I'm working on an 2D overhead topdown game in Unity3D and I want the enemies to have lots of diverse behaviours.

How should I design the architecture with this in mind?

For example I want:

  • A simple walking monster, which can move on walkable tilemaps, attack the player on sight.

  • A spider like creature, which jumps from wall tile to wall tile, and approaches the player in this manner.

  • I want a snail which walks on a route, and makes a trail (ie by flagging the tiles) behind itself, apart from this, it's unresponsive (like doesn't care if the player attacks itself)

  • A werewolf, which can smell the player from X tile away. (Like there is a walkable path to the player)

  • 50 more unique behaviours...

Needless to say, I'm not talking about how to implement this, but how could I design a system which will be robust enough for this many behaviours, not really error-prone, low amount of code duplication, etc.

Thanks in advance!

  • \$\begingroup\$ Have you tried an object oriented approach? \$\endgroup\$ Sep 9, 2019 at 13:51
  • \$\begingroup\$ my approach would be to create a script for each different type (enemy jumper, enemy slimer, enemy tracker etc.) and have most of my variables serialized in order to have a lot of control for each game object. I personally don't see any reason that a complex system needs to be made for this. (of course I could be wrong) :) \$\endgroup\$
    – Millard
    Sep 11, 2019 at 18:04

2 Answers 2


i think you are looking for a generic way to make an script that works for big range of NPC's.

for making these types of behaviours, there are some techniques. you can research for each of them and think which one works for you.

1)FSM(finite state machine) -> HFSM(Hierarchical FSM), FSM with stack very easy to implement. simply a Switch-case programming or using action delegates can make this happen. the problem is state connections are hard-coded so you cant extend it easily.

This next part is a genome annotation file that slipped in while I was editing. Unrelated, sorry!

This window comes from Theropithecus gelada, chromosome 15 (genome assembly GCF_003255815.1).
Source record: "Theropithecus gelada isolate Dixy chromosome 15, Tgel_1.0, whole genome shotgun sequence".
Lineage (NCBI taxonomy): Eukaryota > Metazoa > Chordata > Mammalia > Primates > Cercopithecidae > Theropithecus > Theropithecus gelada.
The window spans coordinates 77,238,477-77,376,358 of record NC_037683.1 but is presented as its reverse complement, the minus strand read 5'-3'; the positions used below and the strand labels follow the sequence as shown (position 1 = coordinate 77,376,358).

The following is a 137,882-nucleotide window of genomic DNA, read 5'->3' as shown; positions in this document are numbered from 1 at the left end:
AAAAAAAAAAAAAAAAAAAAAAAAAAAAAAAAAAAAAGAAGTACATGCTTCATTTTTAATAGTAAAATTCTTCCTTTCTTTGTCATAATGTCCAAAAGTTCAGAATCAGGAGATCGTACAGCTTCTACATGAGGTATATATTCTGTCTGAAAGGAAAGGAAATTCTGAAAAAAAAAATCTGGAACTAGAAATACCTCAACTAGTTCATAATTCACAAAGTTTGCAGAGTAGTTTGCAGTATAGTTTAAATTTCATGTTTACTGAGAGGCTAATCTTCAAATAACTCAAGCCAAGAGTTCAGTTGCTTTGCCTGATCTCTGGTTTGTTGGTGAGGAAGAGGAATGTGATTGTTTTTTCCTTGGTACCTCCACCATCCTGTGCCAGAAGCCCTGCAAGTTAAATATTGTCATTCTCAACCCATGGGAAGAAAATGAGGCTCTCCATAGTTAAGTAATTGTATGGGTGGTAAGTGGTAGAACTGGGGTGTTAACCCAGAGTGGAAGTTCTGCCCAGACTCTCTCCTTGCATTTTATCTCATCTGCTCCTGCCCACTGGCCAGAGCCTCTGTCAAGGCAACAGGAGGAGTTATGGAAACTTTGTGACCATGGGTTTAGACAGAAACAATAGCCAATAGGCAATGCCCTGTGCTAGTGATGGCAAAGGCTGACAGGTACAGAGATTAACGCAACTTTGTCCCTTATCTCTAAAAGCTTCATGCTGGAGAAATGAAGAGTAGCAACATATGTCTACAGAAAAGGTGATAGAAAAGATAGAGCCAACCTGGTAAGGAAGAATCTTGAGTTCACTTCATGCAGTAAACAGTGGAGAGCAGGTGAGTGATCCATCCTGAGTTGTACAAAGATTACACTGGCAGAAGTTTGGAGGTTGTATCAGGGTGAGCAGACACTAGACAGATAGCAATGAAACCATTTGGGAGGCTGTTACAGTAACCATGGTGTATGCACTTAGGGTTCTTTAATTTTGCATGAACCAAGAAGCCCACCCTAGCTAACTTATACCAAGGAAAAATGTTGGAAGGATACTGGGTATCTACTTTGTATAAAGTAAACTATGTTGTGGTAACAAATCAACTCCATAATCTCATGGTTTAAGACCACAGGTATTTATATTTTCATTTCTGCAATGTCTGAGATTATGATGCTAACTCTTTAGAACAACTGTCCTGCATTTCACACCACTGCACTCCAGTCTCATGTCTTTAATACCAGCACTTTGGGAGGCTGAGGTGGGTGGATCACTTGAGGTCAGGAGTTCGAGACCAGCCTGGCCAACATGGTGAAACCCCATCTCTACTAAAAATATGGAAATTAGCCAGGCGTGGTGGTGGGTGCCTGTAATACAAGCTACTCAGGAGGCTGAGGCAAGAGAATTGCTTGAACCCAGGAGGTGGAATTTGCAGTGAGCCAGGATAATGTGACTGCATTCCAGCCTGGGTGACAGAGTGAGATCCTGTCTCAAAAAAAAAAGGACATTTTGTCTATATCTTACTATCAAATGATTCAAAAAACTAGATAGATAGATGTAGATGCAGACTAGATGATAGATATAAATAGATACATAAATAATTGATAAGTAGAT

2) GOAP(goal oriented action planning) its like FSM but connection are not hard-coded. there is a planner algorithm that calculates best way to achieve goal state from current state.

3) behavioural Tree its a tree that leafs are actions. simple left to right parsing is performed to find right action for current conditions. unity and unreal have great visual designing plugins for this. problem is you need change design of tree for wanted behaviour.

4)Utility Theory its latest approach for designing character AI. it uses game theory and fuzzy logic. i dont think there are so many games that used this. but there are good learning references in the internet. in every condition you only have too feed Utility System condition variables to a fuzzy based system to select action with best utility. in this techniques utility is best based in condition. for example when hungry, eating is best action but when you arent, eating is not the best action. its good because you simply can change behaviour with changing condition variables and fuzzy rules.

if you want to go generic as much as possible, number 4 is your best choice.


You could implement most of the low level functionalities which are shared by many creatures as service-components which don't do much on their own but provide functionality to be used by the creature-specific behaviours.

For example, if a lot of your entities should be able to follow a route of waypoints, create a WaypointFollow MonoBehaviour with methods like FollowRouteTo(Vector3 destination). If multiple creatures should be able to detect the player, create a PlayerDetector MonoBehaviour which exposes properties like bool seesPlayer or Vector3 lastKnownPlayerLocation. If the monster has a melee attack, give it a component MeleeAttacker with properties like range, damage, speed, animation and so on.

Then you create a behaviour for each enemy which describes the high-level functionality of that creature. But in order to keep the code simple and concise, it should depend on other components for the implementation details.

The behaviour of the monster which attacks on sight could look like this:

 // references to service components
 private PlayerDetector playerDetector;
 private WaypointFollow waypointFollow;   
 private MeleeAttacker meleeAttacker;

 Start() {
     playerDetector = GetComponent<PlayerDetector>();
     waypointFollow = GetComponent<WaypointFollow>();    
     meleeAttacker = GetComponent<MeleeAttacker>(); 

 Update() {
     // the actual behavior 
     if (playerDetector.seesPlayer) {
         if (meleeAttacker.CanAttack(playerDetector.detectedPlayer) {
         } else {

Concise and readable.

All the nitty gritty details, like how to find out which player is the closest player, if they are visible, if something is within attack range or how to find the route to the player are hidden in the service components.


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